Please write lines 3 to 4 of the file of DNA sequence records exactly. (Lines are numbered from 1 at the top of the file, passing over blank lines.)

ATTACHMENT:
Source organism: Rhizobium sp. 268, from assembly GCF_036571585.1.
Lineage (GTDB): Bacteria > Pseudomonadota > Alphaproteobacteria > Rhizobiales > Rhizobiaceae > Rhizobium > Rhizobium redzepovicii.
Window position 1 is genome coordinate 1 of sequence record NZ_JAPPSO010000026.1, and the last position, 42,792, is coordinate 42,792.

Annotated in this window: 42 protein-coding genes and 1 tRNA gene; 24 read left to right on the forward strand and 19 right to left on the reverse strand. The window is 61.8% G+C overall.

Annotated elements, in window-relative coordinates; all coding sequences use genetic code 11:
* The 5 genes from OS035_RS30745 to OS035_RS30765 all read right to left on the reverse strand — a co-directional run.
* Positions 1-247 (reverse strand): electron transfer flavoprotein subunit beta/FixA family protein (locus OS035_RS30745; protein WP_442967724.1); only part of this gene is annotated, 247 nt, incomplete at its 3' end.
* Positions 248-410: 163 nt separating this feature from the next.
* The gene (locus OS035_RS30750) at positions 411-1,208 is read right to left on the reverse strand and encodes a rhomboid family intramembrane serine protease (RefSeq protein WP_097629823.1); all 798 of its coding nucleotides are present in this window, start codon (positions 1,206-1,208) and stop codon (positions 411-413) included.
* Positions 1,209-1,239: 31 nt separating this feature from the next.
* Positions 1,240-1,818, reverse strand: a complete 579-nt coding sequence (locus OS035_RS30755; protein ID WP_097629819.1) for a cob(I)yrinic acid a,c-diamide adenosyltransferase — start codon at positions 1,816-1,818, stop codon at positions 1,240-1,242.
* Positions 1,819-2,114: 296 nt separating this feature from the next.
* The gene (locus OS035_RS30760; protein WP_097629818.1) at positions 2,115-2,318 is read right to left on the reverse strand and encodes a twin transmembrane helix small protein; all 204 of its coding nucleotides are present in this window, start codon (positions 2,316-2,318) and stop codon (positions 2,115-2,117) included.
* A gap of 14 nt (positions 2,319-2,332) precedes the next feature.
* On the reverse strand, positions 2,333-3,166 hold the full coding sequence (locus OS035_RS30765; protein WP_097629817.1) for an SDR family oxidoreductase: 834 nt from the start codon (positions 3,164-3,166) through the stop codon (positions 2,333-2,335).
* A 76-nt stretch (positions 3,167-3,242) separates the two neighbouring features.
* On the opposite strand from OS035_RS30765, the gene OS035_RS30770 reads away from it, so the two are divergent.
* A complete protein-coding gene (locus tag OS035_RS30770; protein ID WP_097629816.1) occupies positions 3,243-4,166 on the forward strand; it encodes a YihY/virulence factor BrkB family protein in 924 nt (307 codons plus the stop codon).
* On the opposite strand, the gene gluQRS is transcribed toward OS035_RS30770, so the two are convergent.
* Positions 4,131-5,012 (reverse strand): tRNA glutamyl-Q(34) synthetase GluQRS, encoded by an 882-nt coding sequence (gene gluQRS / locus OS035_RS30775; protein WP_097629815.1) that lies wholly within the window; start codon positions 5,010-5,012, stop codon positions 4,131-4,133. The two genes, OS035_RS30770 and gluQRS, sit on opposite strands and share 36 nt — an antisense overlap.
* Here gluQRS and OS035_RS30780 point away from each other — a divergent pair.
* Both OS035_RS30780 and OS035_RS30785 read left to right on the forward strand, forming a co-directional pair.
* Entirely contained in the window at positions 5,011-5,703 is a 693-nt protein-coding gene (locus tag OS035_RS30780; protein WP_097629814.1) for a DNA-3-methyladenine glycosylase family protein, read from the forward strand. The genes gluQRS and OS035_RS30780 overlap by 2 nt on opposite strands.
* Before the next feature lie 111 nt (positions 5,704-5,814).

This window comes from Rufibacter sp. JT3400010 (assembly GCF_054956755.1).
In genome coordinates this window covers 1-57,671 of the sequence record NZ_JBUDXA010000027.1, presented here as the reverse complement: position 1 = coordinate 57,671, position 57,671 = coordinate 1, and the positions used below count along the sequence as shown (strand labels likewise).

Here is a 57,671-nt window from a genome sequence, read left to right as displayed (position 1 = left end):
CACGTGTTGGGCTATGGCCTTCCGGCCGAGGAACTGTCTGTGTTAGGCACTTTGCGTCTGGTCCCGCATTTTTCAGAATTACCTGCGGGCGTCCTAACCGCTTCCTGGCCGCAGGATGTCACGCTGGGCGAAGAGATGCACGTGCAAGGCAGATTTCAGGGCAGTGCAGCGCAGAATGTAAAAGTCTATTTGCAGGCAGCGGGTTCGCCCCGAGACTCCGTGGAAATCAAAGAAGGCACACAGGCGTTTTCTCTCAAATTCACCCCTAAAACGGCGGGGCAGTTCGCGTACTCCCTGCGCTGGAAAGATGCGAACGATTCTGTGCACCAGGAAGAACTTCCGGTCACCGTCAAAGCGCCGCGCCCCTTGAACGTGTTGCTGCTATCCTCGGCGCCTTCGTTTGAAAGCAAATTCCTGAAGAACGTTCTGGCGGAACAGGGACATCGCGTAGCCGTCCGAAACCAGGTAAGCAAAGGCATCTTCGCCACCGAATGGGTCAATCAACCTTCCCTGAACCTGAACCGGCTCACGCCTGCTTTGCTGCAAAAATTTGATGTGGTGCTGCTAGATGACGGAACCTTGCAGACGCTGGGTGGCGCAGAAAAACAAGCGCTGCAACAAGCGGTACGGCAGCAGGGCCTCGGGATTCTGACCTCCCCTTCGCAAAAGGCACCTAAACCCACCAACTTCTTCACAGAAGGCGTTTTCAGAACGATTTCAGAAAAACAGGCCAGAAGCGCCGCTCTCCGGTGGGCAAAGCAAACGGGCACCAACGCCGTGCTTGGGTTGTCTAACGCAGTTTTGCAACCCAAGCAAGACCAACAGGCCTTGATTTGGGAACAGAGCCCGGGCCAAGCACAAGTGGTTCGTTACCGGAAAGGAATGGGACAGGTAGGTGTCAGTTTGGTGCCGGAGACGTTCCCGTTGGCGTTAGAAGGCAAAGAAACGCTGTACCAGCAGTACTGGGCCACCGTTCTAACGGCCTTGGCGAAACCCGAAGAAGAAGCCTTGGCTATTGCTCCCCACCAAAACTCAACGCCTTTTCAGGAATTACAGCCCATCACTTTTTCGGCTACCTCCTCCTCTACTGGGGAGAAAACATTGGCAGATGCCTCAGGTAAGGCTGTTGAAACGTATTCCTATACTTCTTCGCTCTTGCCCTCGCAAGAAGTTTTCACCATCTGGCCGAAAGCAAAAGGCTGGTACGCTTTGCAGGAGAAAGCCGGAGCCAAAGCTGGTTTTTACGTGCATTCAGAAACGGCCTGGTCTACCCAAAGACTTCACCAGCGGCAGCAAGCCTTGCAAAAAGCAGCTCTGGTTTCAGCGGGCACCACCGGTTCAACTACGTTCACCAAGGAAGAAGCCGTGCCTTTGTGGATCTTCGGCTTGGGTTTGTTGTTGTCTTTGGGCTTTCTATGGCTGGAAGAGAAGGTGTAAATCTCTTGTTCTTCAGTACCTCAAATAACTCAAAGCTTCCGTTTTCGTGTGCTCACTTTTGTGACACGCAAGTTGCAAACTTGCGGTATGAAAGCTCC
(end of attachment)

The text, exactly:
Window position 1 is genome coordinate 1 of sequence record NZ_JAPPSO010000026.1, and the last position, 42,792, is coordinate 42,792.

Annotated in this window: 42 protein-coding genes and 1 tRNA gene; 24 read left to right on the forward strand and 19 right to left on the reverse strand. The window is 61.8% G+C overall.